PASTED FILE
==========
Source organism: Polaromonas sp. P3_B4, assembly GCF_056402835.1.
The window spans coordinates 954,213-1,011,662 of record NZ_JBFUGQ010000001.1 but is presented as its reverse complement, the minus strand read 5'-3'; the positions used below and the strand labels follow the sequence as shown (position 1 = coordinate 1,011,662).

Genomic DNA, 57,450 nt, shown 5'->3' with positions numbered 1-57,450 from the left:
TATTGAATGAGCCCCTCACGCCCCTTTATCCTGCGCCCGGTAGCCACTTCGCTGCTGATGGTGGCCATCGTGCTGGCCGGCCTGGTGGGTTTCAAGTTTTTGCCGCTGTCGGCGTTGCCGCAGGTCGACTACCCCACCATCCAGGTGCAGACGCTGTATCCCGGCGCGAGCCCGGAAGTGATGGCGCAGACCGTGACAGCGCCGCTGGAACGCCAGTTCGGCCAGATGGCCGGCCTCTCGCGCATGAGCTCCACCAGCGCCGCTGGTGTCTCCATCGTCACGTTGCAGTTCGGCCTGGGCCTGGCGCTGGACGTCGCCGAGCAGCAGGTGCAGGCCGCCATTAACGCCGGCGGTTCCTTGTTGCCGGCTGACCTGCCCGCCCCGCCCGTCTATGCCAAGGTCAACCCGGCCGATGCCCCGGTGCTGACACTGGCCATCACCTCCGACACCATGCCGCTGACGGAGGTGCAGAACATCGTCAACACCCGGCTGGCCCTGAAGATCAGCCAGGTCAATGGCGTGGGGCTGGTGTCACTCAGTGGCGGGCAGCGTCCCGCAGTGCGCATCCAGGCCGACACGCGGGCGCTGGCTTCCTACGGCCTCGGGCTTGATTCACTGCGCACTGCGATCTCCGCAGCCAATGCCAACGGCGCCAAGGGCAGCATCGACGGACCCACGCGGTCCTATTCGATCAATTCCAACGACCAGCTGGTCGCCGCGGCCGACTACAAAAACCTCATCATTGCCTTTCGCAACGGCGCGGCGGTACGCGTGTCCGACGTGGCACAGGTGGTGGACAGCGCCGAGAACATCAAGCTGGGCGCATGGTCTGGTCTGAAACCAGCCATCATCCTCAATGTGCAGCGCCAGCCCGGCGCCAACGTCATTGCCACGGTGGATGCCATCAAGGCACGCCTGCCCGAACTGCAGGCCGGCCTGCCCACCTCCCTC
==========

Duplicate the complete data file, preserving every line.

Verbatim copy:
Source organism: Polaromonas sp. P3_B4, assembly GCF_056402835.1.
The window spans coordinates 954,213-1,011,662 of record NZ_JBFUGQ010000001.1 but is presented as its reverse complement, the minus strand read 5'-3'; the positions used below and the strand labels follow the sequence as shown (position 1 = coordinate 1,011,662).

Genomic DNA, 57,450 nt, shown 5'->3' with positions numbered 1-57,450 from the left:
TATTGAATGAGCCCCTCACGCCCCTTTATCCTGCGCCCGGTAGCCACTTCGCTGCTGATGGTGGCCATCGTGCTGGCCGGCCTGGTGGGTTTCAAGTTTTTGCCGCTGTCGGCGTTGCCGCAGGTCGACTACCCCACCATCCAGGTGCAGACGCTGTATCCCGGCGCGAGCCCGGAAGTGATGGCGCAGACCGTGACAGCGCCGCTGGAACGCCAGTTCGGCCAGATGGCCGGCCTCTCGCGCATGAGCTCCACCAGCGCCGCTGGTGTCTCCATCGTCACGTTGCAGTTCGGCCTGGGCCTGGCGCTGGACGTCGCCGAGCAGCAGGTGCAGGCCGCCATTAACGCCGGCGGTTCCTTGTTGCCGGCTGACCTGCCCGCCCCGCCCGTCTATGCCAAGGTCAACCCGGCCGATGCCCCGGTGCTGACACTGGCCATCACCTCCGACACCATGCCGCTGACGGAGGTGCAGAACATCGTCAACACCCGGCTGGCCCTGAAGATCAGCCAGGTCAATGGCGTGGGGCTGGTGTCACTCAGTGGCGGGCAGCGTCCCGCAGTGCGCATCCAGGCCGACACGCGGGCGCTGGCTTCCTACGGCCTCGGGCTTGATTCACTGCGCACTGCGATCTCCGCAGCCAATGCCAACGGCGCCAAGGGCAGCATCGACGGACCCACGCGGTCCTATTCGATCAATTCCAACGACCAGCTGGTCGCCGCGGCCGACTACAAAAACCTCATCATTGCCTTTCGCAACGGCGCGGCGGTACGCGTGTCCGACGTGGCACAGGTGGTGGACAGCGCCGAGAACATCAAGCTGGGCGCATGGTCTGGTCTGAAACCAGCCATCATCCTCAATGTGCAGCGCCAGCCCGGCGCCAACGTCATTGCCACGGTGGATGCCATCAAGGCACGCCTGCCCGAACTGCAGGCCGGCCTGCCCACCTCCCTC